We are currently waiting to see whether Boris Johnson or Jeremy Hunt will be elected leader of the Conservative Party. The contest should ensure there is a new Prime Minister in place just ahead of summer recess (the House is due to rise on 25 July), but some Conservative MPs have already been threatening to bring down the Government if their new leader is willing to take the UK out of the EU without a deal.
Is such a threat credible?
The most obvious way for rebel Tories to do this would be to team up with the Opposition on a vote of no confidence in the Government. Under the Fixed-term Parliaments Act 2011, if MPs pass a motion saying “That this House has no confidence in Her Majesty’s Government” then a 14 day period is triggered in which either the incumbent or an alternative government must win the confidence of MPs. If the serving or prospective Prime Minister has not won a motion saying “That this House has confidence in Her Majesty’s Government” before the 14 days are up then a General Election will take place.
There are two important elements to this. First, the Government is only obliged to make time for a vote of no confidence if it is tabled by the Official Opposition. Second, the sitting Prime Minister selects the day the General Election would be held.
But although this appears to be relatively straightforward, the process has never been tested before. So it is unclear what would happen if another MP, for example the leader of the Opposition or even an MP trying to gain cross-party support, wanted to try and win a confidence motion during those 14 days. The Government controls time in the Commons so they could simply not make time for that vote. The Prime Minister could, in theory, sit back and wait for a General Election.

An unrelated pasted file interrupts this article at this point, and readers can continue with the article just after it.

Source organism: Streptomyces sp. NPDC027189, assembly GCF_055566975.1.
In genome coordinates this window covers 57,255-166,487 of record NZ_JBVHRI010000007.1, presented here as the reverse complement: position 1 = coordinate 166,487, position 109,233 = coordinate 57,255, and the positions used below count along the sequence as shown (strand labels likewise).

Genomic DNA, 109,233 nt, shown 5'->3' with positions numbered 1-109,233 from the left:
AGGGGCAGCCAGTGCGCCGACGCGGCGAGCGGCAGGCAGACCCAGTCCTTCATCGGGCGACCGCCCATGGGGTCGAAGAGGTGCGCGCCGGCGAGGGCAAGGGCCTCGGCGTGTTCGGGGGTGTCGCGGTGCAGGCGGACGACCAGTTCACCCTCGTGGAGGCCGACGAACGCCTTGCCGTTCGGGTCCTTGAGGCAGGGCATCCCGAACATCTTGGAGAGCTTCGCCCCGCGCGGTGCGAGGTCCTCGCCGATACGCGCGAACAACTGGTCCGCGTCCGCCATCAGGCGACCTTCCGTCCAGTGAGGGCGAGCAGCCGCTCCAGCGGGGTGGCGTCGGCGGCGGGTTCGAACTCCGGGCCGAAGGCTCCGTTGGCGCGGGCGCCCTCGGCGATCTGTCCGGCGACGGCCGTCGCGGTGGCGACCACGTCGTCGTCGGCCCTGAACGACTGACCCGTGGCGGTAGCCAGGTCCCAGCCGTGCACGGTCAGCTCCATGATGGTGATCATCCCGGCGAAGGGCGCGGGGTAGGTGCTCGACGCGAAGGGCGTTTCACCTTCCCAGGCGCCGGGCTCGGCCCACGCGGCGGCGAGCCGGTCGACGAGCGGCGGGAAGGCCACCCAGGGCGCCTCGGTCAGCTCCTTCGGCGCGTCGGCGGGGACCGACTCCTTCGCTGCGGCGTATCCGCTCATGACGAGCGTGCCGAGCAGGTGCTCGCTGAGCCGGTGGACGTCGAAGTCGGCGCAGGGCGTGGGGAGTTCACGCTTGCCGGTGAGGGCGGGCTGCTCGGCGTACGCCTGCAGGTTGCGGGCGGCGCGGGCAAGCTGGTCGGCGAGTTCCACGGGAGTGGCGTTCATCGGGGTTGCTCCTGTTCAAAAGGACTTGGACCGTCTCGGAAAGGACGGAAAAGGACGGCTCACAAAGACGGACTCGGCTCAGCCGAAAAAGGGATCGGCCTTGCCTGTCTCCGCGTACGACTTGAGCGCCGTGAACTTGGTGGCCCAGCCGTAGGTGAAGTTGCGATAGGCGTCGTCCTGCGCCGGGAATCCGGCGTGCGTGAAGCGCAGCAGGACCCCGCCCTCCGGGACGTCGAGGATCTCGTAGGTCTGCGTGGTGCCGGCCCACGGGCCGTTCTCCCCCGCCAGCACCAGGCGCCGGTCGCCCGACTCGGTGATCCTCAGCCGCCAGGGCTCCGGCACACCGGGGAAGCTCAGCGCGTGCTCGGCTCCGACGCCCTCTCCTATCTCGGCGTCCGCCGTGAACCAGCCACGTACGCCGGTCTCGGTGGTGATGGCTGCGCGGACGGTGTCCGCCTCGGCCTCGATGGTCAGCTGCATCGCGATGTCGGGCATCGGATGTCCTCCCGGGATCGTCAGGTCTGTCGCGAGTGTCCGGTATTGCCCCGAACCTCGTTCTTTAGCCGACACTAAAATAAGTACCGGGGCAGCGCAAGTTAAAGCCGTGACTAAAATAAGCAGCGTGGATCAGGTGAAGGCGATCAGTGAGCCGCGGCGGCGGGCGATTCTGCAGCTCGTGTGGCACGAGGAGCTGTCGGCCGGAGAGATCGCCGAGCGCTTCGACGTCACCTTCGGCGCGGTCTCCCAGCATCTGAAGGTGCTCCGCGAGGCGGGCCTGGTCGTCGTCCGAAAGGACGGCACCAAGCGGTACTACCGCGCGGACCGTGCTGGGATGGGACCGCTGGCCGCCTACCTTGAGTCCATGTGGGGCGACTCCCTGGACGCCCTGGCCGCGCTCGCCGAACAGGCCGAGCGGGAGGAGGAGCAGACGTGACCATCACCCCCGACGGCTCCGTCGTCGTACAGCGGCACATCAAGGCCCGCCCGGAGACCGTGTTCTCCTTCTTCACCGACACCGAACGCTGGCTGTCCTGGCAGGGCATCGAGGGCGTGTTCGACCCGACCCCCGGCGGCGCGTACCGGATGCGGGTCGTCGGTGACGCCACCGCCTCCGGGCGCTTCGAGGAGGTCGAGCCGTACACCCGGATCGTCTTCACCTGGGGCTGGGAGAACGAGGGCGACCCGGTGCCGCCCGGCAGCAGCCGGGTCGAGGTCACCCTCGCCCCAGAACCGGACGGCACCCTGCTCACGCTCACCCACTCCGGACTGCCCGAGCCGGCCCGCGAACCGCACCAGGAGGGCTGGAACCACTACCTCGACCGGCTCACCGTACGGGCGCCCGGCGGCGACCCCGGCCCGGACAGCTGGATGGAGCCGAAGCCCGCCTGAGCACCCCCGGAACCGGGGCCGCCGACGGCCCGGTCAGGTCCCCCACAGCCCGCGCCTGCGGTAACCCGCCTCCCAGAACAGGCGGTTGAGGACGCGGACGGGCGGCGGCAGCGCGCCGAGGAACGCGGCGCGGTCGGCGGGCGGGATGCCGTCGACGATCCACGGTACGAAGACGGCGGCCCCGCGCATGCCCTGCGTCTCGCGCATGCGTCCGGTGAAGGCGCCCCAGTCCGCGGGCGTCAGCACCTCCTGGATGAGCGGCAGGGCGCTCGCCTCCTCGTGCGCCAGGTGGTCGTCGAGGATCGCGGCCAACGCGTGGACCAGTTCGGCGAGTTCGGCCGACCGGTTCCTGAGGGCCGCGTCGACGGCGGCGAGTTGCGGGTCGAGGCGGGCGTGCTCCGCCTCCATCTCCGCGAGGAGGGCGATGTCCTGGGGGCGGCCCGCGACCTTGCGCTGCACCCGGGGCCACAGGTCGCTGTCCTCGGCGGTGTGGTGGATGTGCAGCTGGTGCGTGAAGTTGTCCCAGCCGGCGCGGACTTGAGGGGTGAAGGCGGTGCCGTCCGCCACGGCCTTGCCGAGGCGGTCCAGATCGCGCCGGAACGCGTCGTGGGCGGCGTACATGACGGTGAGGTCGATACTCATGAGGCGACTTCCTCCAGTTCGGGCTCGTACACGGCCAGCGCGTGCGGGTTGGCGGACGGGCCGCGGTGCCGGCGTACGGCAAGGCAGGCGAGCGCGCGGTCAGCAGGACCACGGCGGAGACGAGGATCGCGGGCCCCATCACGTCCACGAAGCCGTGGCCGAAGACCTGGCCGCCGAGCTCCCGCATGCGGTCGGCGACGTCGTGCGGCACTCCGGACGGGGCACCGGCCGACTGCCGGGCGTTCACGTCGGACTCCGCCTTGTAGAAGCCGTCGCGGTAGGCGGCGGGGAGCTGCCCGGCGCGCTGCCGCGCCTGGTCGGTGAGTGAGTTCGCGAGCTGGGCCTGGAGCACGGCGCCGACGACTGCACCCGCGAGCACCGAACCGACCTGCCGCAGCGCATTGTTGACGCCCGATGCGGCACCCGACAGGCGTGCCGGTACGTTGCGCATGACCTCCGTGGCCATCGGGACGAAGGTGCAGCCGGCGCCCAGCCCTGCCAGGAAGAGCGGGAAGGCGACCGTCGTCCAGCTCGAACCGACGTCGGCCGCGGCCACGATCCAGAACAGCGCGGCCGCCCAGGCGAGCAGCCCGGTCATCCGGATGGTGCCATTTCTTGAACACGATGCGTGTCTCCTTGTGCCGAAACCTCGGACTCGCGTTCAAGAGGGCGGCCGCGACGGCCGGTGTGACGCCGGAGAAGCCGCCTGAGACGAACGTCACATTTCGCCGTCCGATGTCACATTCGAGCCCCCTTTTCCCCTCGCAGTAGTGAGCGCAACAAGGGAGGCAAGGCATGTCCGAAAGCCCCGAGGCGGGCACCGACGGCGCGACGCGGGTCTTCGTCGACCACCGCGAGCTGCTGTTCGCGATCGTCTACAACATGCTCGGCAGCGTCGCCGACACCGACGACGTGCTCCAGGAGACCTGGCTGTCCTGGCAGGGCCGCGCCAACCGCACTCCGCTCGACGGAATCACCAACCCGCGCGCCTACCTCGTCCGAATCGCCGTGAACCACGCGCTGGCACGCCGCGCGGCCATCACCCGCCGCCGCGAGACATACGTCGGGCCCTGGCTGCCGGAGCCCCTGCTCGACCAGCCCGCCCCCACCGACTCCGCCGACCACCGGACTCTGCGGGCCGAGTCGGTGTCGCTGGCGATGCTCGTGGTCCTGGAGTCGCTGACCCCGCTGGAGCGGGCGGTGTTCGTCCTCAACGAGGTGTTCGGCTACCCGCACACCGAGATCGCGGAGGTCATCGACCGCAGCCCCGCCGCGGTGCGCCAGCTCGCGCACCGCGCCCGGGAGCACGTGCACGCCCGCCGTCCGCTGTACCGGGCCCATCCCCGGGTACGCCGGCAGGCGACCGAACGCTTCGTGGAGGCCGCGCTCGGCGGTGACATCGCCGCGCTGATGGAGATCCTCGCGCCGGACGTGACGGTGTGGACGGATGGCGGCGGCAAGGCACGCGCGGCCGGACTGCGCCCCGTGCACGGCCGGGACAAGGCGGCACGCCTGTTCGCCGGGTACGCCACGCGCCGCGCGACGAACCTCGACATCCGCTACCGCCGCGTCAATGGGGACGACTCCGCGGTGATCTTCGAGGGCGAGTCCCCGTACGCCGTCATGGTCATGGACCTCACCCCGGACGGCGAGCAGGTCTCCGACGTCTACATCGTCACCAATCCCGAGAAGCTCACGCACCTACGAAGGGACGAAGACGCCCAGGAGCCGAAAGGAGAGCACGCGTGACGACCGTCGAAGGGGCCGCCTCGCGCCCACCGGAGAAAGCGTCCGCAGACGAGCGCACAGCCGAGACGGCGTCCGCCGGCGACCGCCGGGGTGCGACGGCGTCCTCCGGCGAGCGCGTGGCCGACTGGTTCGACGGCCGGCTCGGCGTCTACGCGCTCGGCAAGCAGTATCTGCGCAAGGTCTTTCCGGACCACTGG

A Prime Minister could also use those 14 days to change tack. If the Conservative Government lost the confidence vote on the basis of its position on a no-deal Brexit, agreeing to rule out No Deal could be a way to win back Conservative MPs. But given the need to keep the DUP on board, as well as the importance of securing the support of the European Research Group of Conservative MPs, winning a confidence vote after such a pivot in policy could still be a challenge.
But if MPs did not want a General Election, there are other ways that they could express their opposition to a new Prime Minister’s Brexit policy. They could vote down any legislation brought before the House – in particular if the new PM tries to pass some of the primary legislation needed for no deal which has been languishing for some time. They could also vote down the ‘estimates’ – which allows the Government to spend money – which would make it extremely difficult for a new prime minister to govern.
Ultimately, though, the timetable could be the biggest challenge. A General Election would need to take place before 31 October to allow a new PM to take the necessary steps to stop no deal (ask for an extension to the Article 50 negotiating period, revoke Article 50 or set out a plan to get a deal through Parliament).
To give enough time both for the 14-day period under the FTPA to expire as well as the 25 working-day campaigning period, a vote would need to be held – at the latest – as soon as MPs came back from recess in early September.
And so, as this timetabling headache makes clear, stating your willingness to bring down the Government to block No Deal is one thing. Actually doing so is another matter.
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